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2nd President of The Republic of Texas

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The Republic of Texas Seal

The Republic of Texas Seal

This was the republics' seal.

LAMAR, MIRABEAU BUONAPARTE

LAMAR, MIRABEAU BUONAPARTE (1798–1859). Mirabeau Buonaparte Lamar, son of John and Rebecca (Lamar) Lamar, president of the Republic of Texas, was born near Louisville, Georgia, on August 16, 1798. He grew up at Fairfield, his father's plantation near Milledgeville. He attended academies at Milledgeville and Eatonton and was an omnivorous reader. As a boy he became an expert horseman and an accomplished fencer, began writing verse, and painted in oils. In 1819 he had a brief partnership in a general store at Cahawba, Alabama; in 1821 he was joint publisher of the Cahawba Press for a few months. When George M. Troup was elected governor of Georgia in 1823, Lamar returned to Georgia to become Troup's secretary and a member of his household. He married Tabitha Jordan of Twiggs County, Georgia, on January 1, 1826, and soon resigned his secretaryship to nurse his bride, who was ill with tuberculosis. In 1828 he moved his wife and daughter, Rebecca Ann, to the new town of Columbus, Georgia, and established the Columbus Enquirer as an organ for the Troup political faction. Lamar was elected state senator in 1829 and was a candidate for reelection when his wife died on August 20, 1830. He withdrew from the race and traveled until he was sufficiently recovered. During this time he composed two of his best known poems, "At Evening on the Banks of the Chattahoochee" and "Thou Idol of My Soul." He ran unsuccessfully for Congress in 1832, helped organize a new party, and was again defeated for Congress in 1834 on a nullification platform. He then sold his interest in the Enquirer and in 1835 followed James W. Fannin, Jr., to Texas to collect historical data. By the time he reached Texas, Lamar's health and spirits began to mend and he decided to settle in the Mexican province. Characteristically, he immediately declared for Texas independence, helped build a fort at Velasco, contributed three poems to the Brazoria Texas Republican, and hurried back to Georgia to settle his affairs.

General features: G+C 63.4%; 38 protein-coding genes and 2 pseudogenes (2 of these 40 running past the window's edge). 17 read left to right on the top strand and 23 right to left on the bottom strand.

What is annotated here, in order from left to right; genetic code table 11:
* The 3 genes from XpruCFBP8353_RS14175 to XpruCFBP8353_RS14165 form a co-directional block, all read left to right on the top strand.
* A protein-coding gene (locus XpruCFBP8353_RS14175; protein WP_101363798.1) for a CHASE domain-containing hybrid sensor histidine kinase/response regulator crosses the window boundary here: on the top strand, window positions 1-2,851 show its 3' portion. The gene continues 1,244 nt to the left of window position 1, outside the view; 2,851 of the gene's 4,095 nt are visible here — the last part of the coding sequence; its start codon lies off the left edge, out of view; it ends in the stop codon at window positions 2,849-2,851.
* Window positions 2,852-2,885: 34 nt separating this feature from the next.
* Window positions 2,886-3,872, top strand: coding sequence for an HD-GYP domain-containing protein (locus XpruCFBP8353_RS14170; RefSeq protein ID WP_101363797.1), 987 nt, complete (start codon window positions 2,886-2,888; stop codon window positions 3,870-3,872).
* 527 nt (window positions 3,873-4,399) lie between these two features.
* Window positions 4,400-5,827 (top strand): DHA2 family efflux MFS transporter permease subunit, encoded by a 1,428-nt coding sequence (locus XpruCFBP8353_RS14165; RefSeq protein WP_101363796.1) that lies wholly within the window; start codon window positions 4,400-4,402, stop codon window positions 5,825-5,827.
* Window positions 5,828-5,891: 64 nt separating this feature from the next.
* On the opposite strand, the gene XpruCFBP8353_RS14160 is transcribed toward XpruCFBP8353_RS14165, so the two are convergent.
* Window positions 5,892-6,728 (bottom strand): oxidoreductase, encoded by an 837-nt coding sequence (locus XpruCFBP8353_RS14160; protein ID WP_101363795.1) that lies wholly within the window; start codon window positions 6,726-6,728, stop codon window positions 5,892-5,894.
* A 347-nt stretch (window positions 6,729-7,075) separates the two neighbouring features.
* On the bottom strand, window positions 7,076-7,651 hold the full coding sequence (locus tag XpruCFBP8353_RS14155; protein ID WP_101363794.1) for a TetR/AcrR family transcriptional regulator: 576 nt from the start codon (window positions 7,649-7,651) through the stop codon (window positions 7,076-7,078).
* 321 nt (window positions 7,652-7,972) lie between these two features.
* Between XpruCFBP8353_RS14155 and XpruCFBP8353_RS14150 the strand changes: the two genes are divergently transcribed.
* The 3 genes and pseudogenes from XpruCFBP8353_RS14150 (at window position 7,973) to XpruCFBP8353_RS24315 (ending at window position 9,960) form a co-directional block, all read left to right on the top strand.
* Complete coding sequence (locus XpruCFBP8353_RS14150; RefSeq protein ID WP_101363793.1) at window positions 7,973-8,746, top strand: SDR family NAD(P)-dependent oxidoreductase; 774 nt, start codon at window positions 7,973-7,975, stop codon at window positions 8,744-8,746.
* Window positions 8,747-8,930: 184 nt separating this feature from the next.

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Brief Biography, his views and accomplishments during his presidency

Brief Biography, his views and accomplishments during his presidency
Mirabeau B. Lamar (1798-1859)

Georgia native Mirabeau B. Lamar, a state senator, journalist, poet, and soldier, served as the second president of the Republic of Texas, from 1838 to 1841.

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A YOUNGER PORTRAIT OF PRES. LAMAR

A YOUNGER PORTRAIT OF PRES. LAMAR
Mirabeau Buonaparte Lamar: A Thesis Presented to the Faculty of the Graduate School in Partial Fulfillment of the Req...

The Paperback of the Mirabeau Buonaparte Lamar: A Thesis Presented to the Faculty of the Graduate School in Partial Fulfillment of the Requirements for the

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artist dipiction

artist dipiction
HIS TIME IN THE TEXIAN ARMY

At the news of the battle of the Alamo and the Goliad Massacre, Lamar

rushed back to Velasco and inquired the way to the scene of battle. He

joined the revolutionary army at Groce's Point as a private. When the Mexican

and Texan forces faced each other at San Jacinto on April 20, 1836, Thomas

J. Rusk and Walter Paye Lane were surrounded by the enemy. Lamar's quick

action the next day saved their lives and brought him a salute from the

Mexican lines. As the battle of San Jacinto was about to start, he was

verbally commissioned a colonel and assigned to command the cavalry. Ten

days after the battle, having become secretary of war in David G. Burnet's

cabinet, he demanded that Antonio López de Santa Anna be executed

as a murderer. A month later Lamar was major general and commander in chief

of the Texas army, but the unruly Texas troops refused to accept him and

he retired to civilian life.